Human as a service

Humans and computers interact asynchronously by exchanging messages/invocations. For example a computer may “invoke” human by sending a text message, by showing a notification in the UI, or making an automated phone call. While it might be traditionally though that humans are in control, it all depends on which party has initiated an interaction sequence.

With stored promises humans may be invoked asynchronously in the same way as systems:

var expenseApprover = ...;
expenseApprover.approve(expense).timeout(7, TimeUnit.DAYS).then(...);

In the above example expenseApprover may represent a group of people who may approve expenses. When approve() is invoked those people are notified in some way that there is an expense to approve and are provided a URL to review and either approve or reject.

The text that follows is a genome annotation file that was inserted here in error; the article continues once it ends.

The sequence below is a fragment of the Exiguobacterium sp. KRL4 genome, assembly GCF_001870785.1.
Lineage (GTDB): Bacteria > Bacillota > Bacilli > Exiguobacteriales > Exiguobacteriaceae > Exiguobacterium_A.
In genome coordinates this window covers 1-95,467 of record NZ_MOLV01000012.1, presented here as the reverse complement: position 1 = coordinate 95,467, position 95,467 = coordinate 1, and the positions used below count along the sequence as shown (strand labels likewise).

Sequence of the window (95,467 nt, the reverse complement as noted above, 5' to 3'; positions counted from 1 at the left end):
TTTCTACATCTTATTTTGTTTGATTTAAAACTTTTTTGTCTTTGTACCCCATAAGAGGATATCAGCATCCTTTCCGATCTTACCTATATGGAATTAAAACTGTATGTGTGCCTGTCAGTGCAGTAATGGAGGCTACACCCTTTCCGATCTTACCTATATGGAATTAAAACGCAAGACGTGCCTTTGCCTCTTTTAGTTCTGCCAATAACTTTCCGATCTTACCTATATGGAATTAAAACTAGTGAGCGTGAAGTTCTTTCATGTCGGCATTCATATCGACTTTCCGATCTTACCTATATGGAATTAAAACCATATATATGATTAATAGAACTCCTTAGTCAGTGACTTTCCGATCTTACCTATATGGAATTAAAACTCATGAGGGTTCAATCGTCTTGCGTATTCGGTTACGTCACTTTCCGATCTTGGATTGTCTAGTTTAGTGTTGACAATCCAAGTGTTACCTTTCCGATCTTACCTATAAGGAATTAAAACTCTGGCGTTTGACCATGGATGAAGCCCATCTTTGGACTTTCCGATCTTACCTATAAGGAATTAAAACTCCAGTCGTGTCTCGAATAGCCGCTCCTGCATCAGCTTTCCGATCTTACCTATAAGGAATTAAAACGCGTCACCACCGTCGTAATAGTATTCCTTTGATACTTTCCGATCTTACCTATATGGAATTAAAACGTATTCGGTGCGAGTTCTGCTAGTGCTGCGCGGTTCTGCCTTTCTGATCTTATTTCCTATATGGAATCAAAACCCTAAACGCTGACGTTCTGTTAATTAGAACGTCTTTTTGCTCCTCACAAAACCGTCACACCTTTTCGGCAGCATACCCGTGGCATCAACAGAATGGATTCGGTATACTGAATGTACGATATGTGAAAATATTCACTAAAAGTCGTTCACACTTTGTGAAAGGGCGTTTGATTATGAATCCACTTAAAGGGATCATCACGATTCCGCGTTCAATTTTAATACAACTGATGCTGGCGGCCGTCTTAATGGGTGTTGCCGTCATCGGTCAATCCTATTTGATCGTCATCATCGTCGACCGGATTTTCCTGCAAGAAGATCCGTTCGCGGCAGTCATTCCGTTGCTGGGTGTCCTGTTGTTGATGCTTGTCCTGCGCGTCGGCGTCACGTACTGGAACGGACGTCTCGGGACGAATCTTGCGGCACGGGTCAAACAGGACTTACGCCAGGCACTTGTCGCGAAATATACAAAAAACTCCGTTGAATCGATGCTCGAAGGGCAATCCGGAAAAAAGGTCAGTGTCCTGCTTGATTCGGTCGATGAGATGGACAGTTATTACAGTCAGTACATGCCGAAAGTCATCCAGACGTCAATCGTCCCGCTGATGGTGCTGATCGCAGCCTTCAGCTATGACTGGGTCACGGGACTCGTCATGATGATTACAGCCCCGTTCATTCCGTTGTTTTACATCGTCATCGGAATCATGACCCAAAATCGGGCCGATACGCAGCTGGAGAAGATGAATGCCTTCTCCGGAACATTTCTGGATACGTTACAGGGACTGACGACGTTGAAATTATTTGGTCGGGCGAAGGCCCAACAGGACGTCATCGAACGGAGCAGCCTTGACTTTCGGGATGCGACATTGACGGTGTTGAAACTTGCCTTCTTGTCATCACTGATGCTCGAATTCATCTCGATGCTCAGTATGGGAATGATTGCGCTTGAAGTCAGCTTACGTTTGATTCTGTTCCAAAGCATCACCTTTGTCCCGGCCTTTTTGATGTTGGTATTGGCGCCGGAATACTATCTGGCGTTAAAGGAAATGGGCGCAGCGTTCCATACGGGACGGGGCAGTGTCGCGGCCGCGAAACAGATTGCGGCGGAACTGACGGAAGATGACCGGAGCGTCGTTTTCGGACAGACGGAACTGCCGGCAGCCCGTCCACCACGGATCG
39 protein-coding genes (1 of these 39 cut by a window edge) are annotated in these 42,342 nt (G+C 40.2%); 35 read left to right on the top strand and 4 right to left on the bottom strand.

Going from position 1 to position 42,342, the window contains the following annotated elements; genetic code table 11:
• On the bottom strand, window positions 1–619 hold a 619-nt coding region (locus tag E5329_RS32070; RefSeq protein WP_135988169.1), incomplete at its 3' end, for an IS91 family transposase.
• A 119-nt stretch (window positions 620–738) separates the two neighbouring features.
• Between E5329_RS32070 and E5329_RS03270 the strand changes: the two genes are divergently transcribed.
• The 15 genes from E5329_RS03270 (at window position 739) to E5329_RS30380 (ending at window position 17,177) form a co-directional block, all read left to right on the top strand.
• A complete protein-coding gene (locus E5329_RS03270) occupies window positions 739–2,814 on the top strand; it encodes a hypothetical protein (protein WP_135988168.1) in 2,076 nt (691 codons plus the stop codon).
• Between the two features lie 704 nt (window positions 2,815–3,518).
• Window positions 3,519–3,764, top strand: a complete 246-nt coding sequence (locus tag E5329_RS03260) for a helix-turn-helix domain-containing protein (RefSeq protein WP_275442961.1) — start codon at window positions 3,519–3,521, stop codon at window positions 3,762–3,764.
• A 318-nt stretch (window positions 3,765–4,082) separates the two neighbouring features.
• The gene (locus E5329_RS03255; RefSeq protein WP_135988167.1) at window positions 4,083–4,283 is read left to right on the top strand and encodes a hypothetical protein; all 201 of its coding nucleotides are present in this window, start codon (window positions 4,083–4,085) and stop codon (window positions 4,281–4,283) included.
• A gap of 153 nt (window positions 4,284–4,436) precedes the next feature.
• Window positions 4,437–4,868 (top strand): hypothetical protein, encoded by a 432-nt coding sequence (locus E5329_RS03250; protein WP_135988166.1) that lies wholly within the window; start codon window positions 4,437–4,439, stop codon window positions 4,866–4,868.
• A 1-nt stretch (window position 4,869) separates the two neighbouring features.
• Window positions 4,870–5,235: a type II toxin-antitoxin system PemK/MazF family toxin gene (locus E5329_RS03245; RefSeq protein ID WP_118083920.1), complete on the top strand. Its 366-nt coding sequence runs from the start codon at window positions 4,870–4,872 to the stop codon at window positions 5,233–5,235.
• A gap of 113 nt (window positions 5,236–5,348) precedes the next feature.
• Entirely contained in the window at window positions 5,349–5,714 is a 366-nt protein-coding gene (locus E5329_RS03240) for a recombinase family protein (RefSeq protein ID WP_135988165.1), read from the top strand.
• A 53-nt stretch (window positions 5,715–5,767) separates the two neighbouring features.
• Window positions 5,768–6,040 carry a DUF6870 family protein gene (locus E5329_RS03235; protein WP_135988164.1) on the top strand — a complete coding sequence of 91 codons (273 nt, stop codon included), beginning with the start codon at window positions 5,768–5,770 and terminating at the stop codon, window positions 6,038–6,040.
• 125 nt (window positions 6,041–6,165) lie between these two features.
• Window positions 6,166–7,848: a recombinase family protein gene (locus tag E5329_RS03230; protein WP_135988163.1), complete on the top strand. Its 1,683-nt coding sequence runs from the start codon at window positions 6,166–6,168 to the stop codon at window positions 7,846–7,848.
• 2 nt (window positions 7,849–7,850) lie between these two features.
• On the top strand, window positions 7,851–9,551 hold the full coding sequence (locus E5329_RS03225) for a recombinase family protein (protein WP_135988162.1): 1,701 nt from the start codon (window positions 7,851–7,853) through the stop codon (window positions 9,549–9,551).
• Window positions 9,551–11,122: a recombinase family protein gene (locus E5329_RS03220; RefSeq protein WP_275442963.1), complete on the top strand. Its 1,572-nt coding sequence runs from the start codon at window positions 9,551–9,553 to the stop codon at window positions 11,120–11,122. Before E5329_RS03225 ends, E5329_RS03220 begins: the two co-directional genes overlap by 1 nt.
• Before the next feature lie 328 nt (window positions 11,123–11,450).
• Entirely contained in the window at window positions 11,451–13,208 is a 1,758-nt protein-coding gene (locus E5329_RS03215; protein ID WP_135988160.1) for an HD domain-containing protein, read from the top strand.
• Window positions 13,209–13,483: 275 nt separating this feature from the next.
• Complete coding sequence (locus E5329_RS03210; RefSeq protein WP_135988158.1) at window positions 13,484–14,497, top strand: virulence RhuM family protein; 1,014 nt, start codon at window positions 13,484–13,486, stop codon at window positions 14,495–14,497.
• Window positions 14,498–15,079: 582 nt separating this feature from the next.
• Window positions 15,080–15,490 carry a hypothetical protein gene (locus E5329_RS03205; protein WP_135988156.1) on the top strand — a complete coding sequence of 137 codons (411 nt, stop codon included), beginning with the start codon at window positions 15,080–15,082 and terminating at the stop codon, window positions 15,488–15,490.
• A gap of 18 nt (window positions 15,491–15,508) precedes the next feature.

If expense is not approved in 7 days the approval promise gets rejected and the then() handler may escalate the issue, e.g. “invoke” approver supervisors.

Use of stored promises allows to unify system/humans invocations and, for example, build solutions/processes which initially include human invocations with such invocations being gradually automated. For example:

var builder = ...;
builder.buildAndDeploy(artifact source repo URL).then(notify requestor);

Such code may initially send an e-mail message to a build engineer or a distribution list. Once build and deploy is automated builder will initiate a build on a build server without having to change the code above.